Midway through Jessica Dickey’s riveting re-imagination of the 2006 Nickel Mines, Pennsylvania school shooting, Eddie, the shooter, peers out at the audience and says: “I’ll tell ya right now, I’m ain’t gonna say Why.”

The absence of tidy answers is precisely what makes Dickey’s one-actor play, The Amish Project — produced by Oak Park Festival Theatre (OPFT), Oct. 5 and 6 at Dominican University — must-see theater.

It’s a play that forces us to explore our inner selves and capacity for compassion. Good and evil, light and dark, anger and forgiveness are intertwined in the lives and deaths of the people of this small Pennsylvania community.

In its review of OPFT’s 2017 production of The Amish Project, the Chicago Reader called the play “a riveting meditation on evil, recovery, and the myriad paradoxes of the human psyche.”

In 90 minutes, Dickey compels audiences to confront the unspeakable act of shooting Amish schoolgirls and the anger, confusion and, ultimately, the forgiveness it engenders.

Dickey gives us glimpses into the lives of Anna and Velda, Amish sisters who are shooting victims; Carol, the wife of the shooter; America, a young pregnant Hispanic woman who works at the local grocery store; Sherry, a local woman whose visceral reaction to the murders embodies the general public’s anger and disbelief; and Bill, the college professor who has studied the Amish and serves as a one-man Greek chorus.

And then there is Eddie, the shooter whose twisted motives — like the motives of shooters in massacres like El Paso, Las Vegas or Sandy Hook — are a stew of unknowable pathology and perversity.

From this collision of characters and events — all remarkably brought to life by actor Lydia Berger Gray and director Melanie Keller — emerges the themes of the limits of our forgiveness and our humanity.

Gray plays all seven characters while wearing the same Amish garb, which serves to blur distinctions among victims, town folks and the shooter.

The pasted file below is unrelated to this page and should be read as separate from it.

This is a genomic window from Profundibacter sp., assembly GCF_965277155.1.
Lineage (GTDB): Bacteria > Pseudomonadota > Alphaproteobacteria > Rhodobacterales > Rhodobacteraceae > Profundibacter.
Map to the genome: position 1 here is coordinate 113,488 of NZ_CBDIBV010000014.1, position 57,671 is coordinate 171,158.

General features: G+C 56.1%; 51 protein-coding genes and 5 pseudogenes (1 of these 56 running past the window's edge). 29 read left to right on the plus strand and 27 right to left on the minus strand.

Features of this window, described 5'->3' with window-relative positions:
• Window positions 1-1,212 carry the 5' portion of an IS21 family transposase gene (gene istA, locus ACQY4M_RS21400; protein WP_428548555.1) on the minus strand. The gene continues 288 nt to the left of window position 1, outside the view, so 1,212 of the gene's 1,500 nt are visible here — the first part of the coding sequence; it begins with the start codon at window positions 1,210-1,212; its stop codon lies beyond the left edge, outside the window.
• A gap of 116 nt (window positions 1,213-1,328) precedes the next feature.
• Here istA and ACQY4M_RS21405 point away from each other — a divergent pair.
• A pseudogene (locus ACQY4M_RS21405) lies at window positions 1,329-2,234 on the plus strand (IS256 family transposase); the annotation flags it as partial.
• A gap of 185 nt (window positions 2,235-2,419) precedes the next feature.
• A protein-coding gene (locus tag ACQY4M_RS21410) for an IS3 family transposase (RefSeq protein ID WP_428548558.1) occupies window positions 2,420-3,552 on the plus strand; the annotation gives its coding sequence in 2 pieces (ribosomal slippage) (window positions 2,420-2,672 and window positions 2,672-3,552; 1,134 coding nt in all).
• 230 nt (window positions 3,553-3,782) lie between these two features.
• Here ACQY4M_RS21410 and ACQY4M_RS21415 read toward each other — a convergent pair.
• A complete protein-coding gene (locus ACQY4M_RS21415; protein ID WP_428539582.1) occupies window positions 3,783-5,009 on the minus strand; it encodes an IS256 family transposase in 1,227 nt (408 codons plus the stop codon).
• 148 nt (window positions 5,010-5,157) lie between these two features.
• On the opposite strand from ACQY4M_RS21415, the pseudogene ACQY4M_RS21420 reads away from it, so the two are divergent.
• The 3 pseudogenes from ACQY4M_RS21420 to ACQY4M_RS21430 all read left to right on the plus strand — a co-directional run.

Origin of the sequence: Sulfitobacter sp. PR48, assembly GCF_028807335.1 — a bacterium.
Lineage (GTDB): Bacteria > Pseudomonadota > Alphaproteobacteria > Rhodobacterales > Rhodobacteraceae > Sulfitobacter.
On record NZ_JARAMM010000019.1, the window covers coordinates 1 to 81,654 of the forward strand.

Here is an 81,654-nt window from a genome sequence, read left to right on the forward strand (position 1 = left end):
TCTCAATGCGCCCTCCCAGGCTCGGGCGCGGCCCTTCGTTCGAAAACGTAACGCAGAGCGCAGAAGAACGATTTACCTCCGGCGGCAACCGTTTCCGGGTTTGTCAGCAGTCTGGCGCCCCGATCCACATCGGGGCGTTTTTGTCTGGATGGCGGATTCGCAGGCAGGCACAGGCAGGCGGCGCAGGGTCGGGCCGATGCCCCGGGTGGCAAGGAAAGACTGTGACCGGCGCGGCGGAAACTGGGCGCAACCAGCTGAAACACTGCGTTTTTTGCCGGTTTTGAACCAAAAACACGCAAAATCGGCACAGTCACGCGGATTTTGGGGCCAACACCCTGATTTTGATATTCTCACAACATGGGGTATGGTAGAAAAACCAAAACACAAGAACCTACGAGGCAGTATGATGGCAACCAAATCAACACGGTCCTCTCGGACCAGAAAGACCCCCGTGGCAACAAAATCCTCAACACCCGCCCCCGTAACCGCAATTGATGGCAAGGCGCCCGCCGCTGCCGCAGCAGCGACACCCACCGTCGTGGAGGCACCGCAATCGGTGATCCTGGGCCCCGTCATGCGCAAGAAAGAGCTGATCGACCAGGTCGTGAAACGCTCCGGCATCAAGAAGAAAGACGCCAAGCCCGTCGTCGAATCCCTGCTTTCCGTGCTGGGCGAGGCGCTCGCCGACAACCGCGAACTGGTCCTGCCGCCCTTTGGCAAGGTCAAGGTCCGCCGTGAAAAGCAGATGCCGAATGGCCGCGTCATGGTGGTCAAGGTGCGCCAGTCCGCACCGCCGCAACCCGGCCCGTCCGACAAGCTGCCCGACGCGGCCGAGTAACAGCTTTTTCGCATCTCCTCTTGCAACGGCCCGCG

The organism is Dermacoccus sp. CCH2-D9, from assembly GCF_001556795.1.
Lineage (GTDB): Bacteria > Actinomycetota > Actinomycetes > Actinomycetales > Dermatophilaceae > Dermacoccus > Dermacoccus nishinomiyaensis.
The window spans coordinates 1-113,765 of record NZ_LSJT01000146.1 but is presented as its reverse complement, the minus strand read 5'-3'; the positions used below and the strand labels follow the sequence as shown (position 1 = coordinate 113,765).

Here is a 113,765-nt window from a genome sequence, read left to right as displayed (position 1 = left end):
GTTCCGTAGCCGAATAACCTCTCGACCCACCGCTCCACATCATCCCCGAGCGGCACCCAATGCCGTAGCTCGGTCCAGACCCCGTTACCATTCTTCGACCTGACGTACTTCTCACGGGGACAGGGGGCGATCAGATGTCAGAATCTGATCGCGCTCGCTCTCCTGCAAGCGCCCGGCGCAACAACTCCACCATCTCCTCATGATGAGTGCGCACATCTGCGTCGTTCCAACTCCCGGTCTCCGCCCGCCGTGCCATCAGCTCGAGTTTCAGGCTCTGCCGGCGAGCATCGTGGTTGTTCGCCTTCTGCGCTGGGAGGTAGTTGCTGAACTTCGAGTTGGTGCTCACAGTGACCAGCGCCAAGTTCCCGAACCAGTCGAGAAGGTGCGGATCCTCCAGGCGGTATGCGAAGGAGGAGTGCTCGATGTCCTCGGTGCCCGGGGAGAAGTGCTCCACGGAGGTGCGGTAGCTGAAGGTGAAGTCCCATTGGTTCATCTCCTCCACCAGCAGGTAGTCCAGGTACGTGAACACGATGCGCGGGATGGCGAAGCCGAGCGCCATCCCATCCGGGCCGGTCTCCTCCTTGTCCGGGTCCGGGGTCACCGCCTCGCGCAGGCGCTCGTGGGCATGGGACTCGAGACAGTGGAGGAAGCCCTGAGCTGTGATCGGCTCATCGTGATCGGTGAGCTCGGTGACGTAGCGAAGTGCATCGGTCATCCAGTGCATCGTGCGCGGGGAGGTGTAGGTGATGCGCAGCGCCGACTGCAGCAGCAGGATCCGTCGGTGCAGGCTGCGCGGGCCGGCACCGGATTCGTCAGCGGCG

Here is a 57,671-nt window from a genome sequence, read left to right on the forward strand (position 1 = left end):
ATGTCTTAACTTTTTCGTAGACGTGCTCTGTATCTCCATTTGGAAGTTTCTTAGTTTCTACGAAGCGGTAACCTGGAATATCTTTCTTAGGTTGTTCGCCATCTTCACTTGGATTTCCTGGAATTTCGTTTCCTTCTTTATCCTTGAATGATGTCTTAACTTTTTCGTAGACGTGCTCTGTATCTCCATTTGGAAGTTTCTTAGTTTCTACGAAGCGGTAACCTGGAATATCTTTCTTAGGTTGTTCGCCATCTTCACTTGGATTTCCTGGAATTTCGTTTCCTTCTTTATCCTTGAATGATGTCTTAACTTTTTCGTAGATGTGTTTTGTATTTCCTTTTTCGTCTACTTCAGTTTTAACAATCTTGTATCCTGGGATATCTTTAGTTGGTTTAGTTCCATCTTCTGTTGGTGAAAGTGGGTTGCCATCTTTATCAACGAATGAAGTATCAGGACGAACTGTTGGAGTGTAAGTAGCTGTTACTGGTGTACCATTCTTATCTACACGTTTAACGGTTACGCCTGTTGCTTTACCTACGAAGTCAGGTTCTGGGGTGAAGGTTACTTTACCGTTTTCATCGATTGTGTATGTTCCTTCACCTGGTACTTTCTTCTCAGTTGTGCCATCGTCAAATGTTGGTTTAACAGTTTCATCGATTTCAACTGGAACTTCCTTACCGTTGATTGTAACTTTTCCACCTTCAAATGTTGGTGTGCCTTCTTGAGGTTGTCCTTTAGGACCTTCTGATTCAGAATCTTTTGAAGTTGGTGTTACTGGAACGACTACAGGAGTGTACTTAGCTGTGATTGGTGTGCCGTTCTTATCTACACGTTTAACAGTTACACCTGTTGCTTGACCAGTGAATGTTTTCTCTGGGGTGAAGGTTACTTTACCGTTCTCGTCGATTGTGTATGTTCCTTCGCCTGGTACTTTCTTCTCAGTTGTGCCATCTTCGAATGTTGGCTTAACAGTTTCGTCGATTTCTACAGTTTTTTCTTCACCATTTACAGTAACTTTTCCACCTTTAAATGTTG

“It has the feeling of a poem,” said Gray of the play. “There are moments that are really beautiful.”

Much of that beauty stems from Amish families’ response to the deaths of their children. In the face of tragedy, they embrace a radical forgiveness that is at once uplifting and provocative. You can’t help but come away from the play without examining your own capacity for forgiveness.

Despite its historical underpinnings, the play is not a screed against the Second Amendment. Rather, it’s a meditation on our ability to confront the evil and the good within ourselves and consider forgiveness.

And the conflict between these larger forces makes for “an amazing piece of theater.”

Keller said the device of one actor inhabiting seven characters creates an intimate relationship with the audience and makes for a profound live theater experience.

“It’s a little like going to church together,” Keller said.

Oak Park Festival Theatre is proud to present this mesmerizing exploration of grief, rage and forgiveness as part of our 45th Anniversary Celebration.

The Amish Project will be presented Oct. 5 and 6 in one 90-minute act at the Martin Recital Hall at Dominican University Performing Arts Center, 7900 W. Division St., River Forest. Tickets available online at oakparkfestival.com or our box office 708-300-9396

Anne Rooney is the Oak Park Festival Theatre Board chairman.

Join the discussion on social media!